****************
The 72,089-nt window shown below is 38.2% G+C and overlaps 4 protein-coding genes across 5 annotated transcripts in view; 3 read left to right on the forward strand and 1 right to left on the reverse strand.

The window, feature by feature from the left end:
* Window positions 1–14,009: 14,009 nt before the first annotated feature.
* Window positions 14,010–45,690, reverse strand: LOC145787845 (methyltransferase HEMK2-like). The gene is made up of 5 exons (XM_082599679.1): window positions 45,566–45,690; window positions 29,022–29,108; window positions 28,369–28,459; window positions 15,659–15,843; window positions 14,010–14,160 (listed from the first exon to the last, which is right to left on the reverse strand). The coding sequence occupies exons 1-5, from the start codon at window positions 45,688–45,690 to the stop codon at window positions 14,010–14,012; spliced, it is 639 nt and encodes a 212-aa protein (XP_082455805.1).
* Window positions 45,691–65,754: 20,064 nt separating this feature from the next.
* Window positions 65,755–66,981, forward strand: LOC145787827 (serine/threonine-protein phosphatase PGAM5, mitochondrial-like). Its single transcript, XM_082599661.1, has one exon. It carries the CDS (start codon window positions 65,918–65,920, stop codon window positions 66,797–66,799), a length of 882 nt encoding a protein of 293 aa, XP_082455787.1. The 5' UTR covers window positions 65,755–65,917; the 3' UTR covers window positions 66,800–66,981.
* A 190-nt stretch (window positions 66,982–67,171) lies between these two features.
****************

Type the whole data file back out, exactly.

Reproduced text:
The 72,089-nt window shown below is 38.2% G+C and overlaps 4 protein-coding genes across 5 annotated transcripts in view; 3 read left to right on the forward strand and 1 right to left on the reverse strand.

The window, feature by feature from the left end:
* Window positions 1–14,009: 14,009 nt before the first annotated feature.
* Window positions 14,010–45,690, reverse strand: LOC145787845 (methyltransferase HEMK2-like). The gene is made up of 5 exons (XM_082599679.1): window positions 45,566–45,690; window positions 29,022–29,108; window positions 28,369–28,459; window positions 15,659–15,843; window positions 14,010–14,160 (listed from the first exon to the last, which is right to left on the reverse strand). The coding sequence occupies exons 1-5, from the start codon at window positions 45,688–45,690 to the stop codon at window positions 14,010–14,012; spliced, it is 639 nt and encodes a 212-aa protein (XP_082455805.1).
* Window positions 45,691–65,754: 20,064 nt separating this feature from the next.
* Window positions 65,755–66,981, forward strand: LOC145787827 (serine/threonine-protein phosphatase PGAM5, mitochondrial-like). Its single transcript, XM_082599661.1, has one exon. It carries the CDS (start codon window positions 65,918–65,920, stop codon window positions 66,797–66,799), a length of 882 nt encoding a protein of 293 aa, XP_082455787.1. The 5' UTR covers window positions 65,755–65,917; the 3' UTR covers window positions 66,800–66,981.
* A 190-nt stretch (window positions 66,982–67,171) lies between these two features.